Working Women of Color: Three Films

1980-2017 / USA / 92 min. / digital projection

Chicago Women in Trades, 2444 W. 16th St.
Wednesday, November 28, 2018 at 6pm
Free admission

Presented by South Side Projections and Chicago Women in Trades.

Post-screening discussion with Chicago Women in Trades members Edith Guerrero and Ella Jones, moderated by Jocelyn Woodards.

Three films outline the history of women of color in trades, demonstrate the great progress they’ve achieved since the era of Rosie the Riveter during World War II but also the ground that remains to be covered. Connie Fields’s groundbreaking The Life and Times of Rosie the Riveter (1980, 65 min.) documents the millions of women, many of them women of color, who entered the workforce during World War II but were forced out when the war was over. The short documentary Warrior Woman (Jesus Contreras, 2017, 7 min.) is a portrait of Vanessa Enos: artist, indigenous, sister, traveler, and journey-level tradeswoman. She reflects on her upbringing on the Umatilla Indian Reservation in Northwest Oregon and her decision to become a tradeswoman. And in Dawn Jones Redstone’s fictional short Sista in the Brotherhood (2016, 20 min.), a black tradeswoman faces discrimination on a new job site and must choose between making a stand or keeping her job.

Edith Guerrero is an apprentice member of Carpenter’s Local 54. She graduated from Chicago Women in Trades’ Technical Opportunities Program (TOP) in 2014. She was so inspired by the program and the opportunity to show other women the path to a career in the building trades that she signed on as instructor for the program in 2015. Edith, a first-generation American, is proud of both her Mexican heritage and her American citizenship. She has a bachelor’s degree in business administration, but she learned she was better suited to hands-on work during her stint on the ground handling crew at Midway Airport. Edith is looking forward to inspiring women to pursue the building trades for many years to come.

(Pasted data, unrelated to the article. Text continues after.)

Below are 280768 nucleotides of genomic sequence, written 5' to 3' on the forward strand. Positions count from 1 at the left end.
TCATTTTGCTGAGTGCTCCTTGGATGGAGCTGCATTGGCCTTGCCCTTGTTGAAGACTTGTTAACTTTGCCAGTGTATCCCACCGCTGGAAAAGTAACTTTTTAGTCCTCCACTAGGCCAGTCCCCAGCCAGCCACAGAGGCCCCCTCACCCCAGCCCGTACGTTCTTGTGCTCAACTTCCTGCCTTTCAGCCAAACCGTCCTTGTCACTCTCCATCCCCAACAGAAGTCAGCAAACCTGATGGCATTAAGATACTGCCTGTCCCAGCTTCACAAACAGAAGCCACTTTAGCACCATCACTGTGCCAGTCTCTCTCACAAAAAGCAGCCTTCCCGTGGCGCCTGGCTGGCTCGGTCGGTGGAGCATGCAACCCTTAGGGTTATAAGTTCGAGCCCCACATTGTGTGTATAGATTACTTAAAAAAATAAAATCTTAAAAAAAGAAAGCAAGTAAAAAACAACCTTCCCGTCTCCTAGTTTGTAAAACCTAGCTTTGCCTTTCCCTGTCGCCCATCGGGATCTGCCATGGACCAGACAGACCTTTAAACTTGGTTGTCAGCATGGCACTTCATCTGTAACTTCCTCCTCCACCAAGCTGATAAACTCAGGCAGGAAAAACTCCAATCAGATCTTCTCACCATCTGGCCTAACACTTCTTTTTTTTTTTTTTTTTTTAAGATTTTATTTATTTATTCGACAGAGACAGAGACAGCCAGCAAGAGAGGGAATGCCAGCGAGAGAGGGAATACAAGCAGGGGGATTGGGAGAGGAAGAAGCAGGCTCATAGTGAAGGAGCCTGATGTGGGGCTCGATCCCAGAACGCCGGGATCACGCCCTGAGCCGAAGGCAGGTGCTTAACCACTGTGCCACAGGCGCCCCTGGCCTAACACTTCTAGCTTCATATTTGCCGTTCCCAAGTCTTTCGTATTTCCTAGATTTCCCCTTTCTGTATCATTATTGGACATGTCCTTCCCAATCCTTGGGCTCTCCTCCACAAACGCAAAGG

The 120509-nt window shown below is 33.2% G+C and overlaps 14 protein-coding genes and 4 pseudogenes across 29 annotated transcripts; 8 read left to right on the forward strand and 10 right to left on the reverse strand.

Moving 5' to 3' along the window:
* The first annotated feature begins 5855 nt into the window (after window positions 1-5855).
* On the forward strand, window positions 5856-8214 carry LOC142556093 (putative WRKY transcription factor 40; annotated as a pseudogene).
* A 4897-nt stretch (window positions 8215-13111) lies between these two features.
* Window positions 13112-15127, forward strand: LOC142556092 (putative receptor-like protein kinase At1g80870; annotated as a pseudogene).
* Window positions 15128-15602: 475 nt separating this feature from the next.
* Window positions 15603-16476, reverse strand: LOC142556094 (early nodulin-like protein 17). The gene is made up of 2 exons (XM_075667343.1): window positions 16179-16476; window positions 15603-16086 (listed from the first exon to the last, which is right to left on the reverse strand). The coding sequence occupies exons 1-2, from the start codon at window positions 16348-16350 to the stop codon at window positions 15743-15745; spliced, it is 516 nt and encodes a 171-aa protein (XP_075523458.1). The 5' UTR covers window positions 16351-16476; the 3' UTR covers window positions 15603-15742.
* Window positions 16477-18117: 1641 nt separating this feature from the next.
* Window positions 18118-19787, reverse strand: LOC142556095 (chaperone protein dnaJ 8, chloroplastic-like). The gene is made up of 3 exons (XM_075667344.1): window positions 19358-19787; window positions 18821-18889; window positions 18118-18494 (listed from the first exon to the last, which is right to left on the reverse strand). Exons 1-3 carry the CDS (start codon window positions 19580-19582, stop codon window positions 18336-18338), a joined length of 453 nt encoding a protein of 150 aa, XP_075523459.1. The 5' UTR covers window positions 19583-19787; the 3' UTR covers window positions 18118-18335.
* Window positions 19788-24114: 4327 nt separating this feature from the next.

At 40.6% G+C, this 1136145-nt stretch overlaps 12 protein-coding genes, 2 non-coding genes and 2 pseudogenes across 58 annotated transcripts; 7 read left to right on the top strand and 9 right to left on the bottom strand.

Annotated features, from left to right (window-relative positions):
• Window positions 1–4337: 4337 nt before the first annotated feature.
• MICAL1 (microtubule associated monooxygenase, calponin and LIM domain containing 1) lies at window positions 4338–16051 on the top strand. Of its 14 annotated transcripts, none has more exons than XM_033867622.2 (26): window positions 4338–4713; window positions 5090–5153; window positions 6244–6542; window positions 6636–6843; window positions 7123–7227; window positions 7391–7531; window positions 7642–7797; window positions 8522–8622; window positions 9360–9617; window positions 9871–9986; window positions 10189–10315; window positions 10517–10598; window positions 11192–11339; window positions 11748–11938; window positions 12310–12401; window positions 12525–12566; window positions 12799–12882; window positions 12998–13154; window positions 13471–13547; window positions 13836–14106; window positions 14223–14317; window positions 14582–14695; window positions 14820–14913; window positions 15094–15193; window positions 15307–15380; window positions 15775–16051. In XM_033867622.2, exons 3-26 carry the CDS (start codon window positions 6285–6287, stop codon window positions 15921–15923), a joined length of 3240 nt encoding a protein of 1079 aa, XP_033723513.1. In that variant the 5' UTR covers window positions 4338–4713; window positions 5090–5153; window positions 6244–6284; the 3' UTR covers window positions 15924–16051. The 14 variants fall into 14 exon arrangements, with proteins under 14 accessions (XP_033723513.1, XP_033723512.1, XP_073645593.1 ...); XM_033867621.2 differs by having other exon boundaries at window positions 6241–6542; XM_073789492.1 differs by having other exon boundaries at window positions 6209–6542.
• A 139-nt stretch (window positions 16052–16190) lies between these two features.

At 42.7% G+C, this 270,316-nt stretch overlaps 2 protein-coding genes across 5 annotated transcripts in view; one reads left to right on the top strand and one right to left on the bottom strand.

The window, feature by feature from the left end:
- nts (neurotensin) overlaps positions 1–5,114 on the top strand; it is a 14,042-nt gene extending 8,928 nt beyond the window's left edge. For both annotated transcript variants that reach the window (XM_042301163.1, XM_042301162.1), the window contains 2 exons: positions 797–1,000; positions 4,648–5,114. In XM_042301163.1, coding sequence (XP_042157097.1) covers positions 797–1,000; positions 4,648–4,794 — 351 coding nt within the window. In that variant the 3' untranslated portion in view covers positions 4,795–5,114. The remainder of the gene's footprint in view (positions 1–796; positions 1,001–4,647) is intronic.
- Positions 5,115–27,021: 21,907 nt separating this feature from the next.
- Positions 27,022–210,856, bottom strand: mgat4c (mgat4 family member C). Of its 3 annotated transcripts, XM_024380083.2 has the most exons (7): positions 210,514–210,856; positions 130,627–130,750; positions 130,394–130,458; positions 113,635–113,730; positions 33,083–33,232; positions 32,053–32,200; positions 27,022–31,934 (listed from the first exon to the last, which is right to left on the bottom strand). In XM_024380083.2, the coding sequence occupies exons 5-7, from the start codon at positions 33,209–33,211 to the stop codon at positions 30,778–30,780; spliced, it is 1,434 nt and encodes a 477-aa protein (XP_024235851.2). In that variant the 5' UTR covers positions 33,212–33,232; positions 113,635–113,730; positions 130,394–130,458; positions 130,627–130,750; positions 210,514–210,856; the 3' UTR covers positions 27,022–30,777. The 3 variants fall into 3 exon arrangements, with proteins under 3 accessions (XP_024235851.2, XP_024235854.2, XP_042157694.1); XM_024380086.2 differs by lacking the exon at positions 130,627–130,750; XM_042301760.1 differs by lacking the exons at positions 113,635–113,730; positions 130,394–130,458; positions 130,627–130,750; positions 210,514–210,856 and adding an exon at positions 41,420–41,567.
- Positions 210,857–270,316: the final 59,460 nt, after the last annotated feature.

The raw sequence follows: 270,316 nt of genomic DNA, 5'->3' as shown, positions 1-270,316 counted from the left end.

Ella Jones entered the trades in 1986 as a Sprinklerfitter after working 14 years in the corporate sector. She found the job challenging but doable. In order to listen and learn from other women already in various trades, she began to attend meetings of Chicago Women in Trades (CWIT). Over the years, she has served the organization as board member, co-chair, and chair of the board. Ella’s contributions to planning CWIT’s 25th Anniversary Fundraiser Gala were indispensable. In 2008, after 22 years of service, she was laid off. Since she was eligible in 2009, she retired early so as not to be penalized with a loss of pension, becoming the first female retiree of Local 281.  As Ella says, “There will be others, and some with more time, but I will ALWAYS be their FIRST.”

Jocelyn Woodards, the Popular Education Community Engagement Coordinator for the AFL-CIO, is a labor and community organizer, and veteran of numerous political campaigns. She has worked with national organizations such as the Center on Budget and Policy Priorities, the Democratic National Committee, NAACP, and People for the American Way, and on local, state, and national elections. And, she has trained organizers from around the country on the basics of community organizing and political campaigns. As the Popular Education Community Engagement Coordinator, Jocelyn has successfully trained hundreds of union members, leaders, constituency groups, community partners, and allies on the AFL-CIO Common Sense Economics program, a program designed to help working people understand the economy and how to take action on behalf of working people. Jocelyn is a proud member of CWA—TNG, CBTU and CLUW.